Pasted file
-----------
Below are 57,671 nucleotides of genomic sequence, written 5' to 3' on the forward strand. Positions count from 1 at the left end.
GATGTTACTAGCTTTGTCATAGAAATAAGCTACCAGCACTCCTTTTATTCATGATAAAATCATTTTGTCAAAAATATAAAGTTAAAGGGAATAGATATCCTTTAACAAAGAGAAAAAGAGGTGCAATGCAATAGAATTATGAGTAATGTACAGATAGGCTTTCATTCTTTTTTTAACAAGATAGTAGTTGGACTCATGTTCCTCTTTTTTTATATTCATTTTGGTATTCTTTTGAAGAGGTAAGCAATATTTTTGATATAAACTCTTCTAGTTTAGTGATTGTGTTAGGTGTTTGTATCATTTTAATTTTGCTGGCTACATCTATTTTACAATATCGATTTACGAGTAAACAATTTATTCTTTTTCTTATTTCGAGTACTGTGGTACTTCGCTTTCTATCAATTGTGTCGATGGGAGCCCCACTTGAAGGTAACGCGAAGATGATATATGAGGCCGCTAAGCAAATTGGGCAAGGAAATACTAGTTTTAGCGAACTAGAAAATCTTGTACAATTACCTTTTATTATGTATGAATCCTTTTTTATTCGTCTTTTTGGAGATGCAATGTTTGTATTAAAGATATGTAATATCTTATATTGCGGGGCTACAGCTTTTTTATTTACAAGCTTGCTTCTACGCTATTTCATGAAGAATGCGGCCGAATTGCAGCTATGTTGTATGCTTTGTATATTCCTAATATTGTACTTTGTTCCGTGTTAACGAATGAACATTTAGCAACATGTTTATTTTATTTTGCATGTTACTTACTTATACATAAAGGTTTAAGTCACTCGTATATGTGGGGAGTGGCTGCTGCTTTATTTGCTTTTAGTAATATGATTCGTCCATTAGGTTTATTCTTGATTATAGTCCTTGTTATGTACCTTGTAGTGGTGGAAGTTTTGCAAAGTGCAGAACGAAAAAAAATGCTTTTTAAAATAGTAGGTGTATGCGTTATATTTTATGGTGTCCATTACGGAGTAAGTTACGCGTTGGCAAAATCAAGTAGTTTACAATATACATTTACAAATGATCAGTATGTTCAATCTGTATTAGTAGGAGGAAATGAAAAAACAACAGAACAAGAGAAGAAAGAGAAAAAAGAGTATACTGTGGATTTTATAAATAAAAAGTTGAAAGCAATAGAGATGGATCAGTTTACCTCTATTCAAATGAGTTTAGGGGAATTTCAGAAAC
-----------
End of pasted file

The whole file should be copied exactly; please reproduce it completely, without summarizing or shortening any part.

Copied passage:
Below are 57,671 nucleotides of genomic sequence, written 5' to 3' on the forward strand. Positions count from 1 at the left end.
GATGTTACTAGCTTTGTCATAGAAATAAGCTACCAGCACTCCTTTTATTCATGATAAAATCATTTTGTCAAAAATATAAAGTTAAAGGGAATAGATATCCTTTAACAAAGAGAAAAAGAGGTGCAATGCAATAGAATTATGAGTAATGTACAGATAGGCTTTCATTCTTTTTTTAACAAGATAGTAGTTGGACTCATGTTCCTCTTTTTTTATATTCATTTTGGTATTCTTTTGAAGAGGTAAGCAATATTTTTGATATAAACTCTTCTAGTTTAGTGATTGTGTTAGGTGTTTGTATCATTTTAATTTTGCTGGCTACATCTATTTTACAATATCGATTTACGAGTAAACAATTTATTCTTTTTCTTATTTCGAGTACTGTGGTACTTCGCTTTCTATCAATTGTGTCGATGGGAGCCCCACTTGAAGGTAACGCGAAGATGATATATGAGGCCGCTAAGCAAATTGGGCAAGGAAATACTAGTTTTAGCGAACTAGAAAATCTTGTACAATTACCTTTTATTATGTATGAATCCTTTTTTATTCGTCTTTTTGGAGATGCAATGTTTGTATTAAAGATATGTAATATCTTATATTGCGGGGCTACAGCTTTTTTATTTACAAGCTTGCTTCTACGCTATTTCATGAAGAATGCGGCCGAATTGCAGCTATGTTGTATGCTTTGTATATTCCTAATATTGTACTTTGTTCCGTGTTAACGAATGAACATTTAGCAACATGTTTATTTTATTTTGCATGTTACTTACTTATACATAAAGGTTTAAGTCACTCGTATATGTGGGGAGTGGCTGCTGCTTTATTTGCTTTTAGTAATATGATTCGTCCATTAGGTTTATTCTTGATTATAGTCCTTGTTATGTACCTTGTAGTGGTGGAAGTTTTGCAAAGTGCAGAACGAAAAAAAATGCTTTTTAAAATAGTAGGTGTATGCGTTATATTTTATGGTGTCCATTACGGAGTAAGTTACGCGTTGGCAAAATCAAGTAGTTTACAATATACATTTACAAATGATCAGTATGTTCAATCTGTATTAGTAGGAGGAAATGAAAAAACAACAGAACAAGAGAAGAAAGAGAAAAAAGAGTATACTGTGGATTTTATAAATAAAAAGTTGAAAGCAATAGAGATGGATCAGTTTACCTCTATTCAAATGAGTTTAGGGGAATTTCAGAAAC